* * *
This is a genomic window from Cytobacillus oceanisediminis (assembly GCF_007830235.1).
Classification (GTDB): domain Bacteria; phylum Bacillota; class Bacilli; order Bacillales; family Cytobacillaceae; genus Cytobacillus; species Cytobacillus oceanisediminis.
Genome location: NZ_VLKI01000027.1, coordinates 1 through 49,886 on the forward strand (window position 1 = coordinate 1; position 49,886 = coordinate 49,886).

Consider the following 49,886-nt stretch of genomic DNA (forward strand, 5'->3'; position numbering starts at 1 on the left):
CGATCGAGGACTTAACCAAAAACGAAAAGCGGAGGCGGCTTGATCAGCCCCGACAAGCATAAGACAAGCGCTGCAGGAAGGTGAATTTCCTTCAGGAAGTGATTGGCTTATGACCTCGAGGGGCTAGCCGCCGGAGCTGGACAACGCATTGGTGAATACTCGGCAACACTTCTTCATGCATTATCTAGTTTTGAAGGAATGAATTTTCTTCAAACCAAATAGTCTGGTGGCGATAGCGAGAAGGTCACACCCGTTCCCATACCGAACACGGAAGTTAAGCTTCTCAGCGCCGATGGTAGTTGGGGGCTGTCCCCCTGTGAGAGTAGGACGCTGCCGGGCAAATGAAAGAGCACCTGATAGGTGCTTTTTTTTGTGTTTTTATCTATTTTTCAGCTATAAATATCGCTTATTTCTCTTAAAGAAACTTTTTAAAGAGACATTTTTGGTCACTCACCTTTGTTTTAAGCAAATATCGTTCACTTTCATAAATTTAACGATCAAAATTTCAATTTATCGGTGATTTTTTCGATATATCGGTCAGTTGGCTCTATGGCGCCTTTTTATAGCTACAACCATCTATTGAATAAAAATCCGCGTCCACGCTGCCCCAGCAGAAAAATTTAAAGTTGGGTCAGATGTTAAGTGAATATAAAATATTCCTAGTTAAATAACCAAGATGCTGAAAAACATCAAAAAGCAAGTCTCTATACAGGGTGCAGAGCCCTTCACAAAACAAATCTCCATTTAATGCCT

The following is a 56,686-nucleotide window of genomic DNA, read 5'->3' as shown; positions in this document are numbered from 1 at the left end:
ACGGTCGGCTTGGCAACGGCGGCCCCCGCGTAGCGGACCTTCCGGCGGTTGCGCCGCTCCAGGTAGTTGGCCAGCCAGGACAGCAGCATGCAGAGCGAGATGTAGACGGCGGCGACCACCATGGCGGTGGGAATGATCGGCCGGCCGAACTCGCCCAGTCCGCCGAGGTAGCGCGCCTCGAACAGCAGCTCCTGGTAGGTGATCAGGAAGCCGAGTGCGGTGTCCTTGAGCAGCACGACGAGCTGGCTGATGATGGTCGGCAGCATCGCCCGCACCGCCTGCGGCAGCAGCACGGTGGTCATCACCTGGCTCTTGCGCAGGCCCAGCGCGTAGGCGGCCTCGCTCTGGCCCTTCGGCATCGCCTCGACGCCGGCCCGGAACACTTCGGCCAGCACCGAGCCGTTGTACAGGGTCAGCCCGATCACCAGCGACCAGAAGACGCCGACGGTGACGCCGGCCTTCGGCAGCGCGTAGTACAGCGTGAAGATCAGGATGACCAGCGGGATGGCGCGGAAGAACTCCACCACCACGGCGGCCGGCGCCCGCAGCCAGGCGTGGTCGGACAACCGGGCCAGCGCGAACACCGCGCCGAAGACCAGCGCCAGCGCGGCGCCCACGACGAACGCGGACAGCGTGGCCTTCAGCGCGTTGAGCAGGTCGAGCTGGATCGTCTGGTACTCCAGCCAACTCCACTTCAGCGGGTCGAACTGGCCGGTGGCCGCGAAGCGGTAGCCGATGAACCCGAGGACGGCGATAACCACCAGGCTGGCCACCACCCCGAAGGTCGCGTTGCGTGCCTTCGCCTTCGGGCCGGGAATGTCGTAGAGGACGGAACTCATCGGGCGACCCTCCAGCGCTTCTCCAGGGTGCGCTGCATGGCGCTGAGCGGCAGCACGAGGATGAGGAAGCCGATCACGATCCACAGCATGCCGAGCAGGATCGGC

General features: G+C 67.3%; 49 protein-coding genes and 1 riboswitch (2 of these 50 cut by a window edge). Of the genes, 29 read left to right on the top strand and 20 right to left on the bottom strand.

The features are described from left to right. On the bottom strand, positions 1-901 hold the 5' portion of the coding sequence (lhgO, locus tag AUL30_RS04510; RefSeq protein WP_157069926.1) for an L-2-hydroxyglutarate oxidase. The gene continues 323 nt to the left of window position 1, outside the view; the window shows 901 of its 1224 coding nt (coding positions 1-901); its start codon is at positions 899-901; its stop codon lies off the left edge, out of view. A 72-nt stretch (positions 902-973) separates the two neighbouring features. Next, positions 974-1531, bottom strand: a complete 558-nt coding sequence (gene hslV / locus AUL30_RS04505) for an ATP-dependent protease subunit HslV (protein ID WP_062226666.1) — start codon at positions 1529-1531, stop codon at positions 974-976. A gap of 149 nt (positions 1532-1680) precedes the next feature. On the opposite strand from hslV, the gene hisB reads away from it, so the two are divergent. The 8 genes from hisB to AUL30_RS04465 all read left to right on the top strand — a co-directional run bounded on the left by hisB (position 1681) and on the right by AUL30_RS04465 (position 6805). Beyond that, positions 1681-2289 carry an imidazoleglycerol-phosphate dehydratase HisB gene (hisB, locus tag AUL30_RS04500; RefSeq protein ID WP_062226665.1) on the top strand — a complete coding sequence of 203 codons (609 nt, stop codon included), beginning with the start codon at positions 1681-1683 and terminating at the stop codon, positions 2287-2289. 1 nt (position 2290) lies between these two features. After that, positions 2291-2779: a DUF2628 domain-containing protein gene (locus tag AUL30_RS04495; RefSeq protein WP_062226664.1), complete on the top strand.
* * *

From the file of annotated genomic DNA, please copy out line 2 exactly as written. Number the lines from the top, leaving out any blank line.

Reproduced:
Classification (GTDB): domain Bacteria; phylum Bacillota; class Bacilli; order Bacillales; family Cytobacillaceae; genus Cytobacillus; species Cytobacillus oceanisediminis.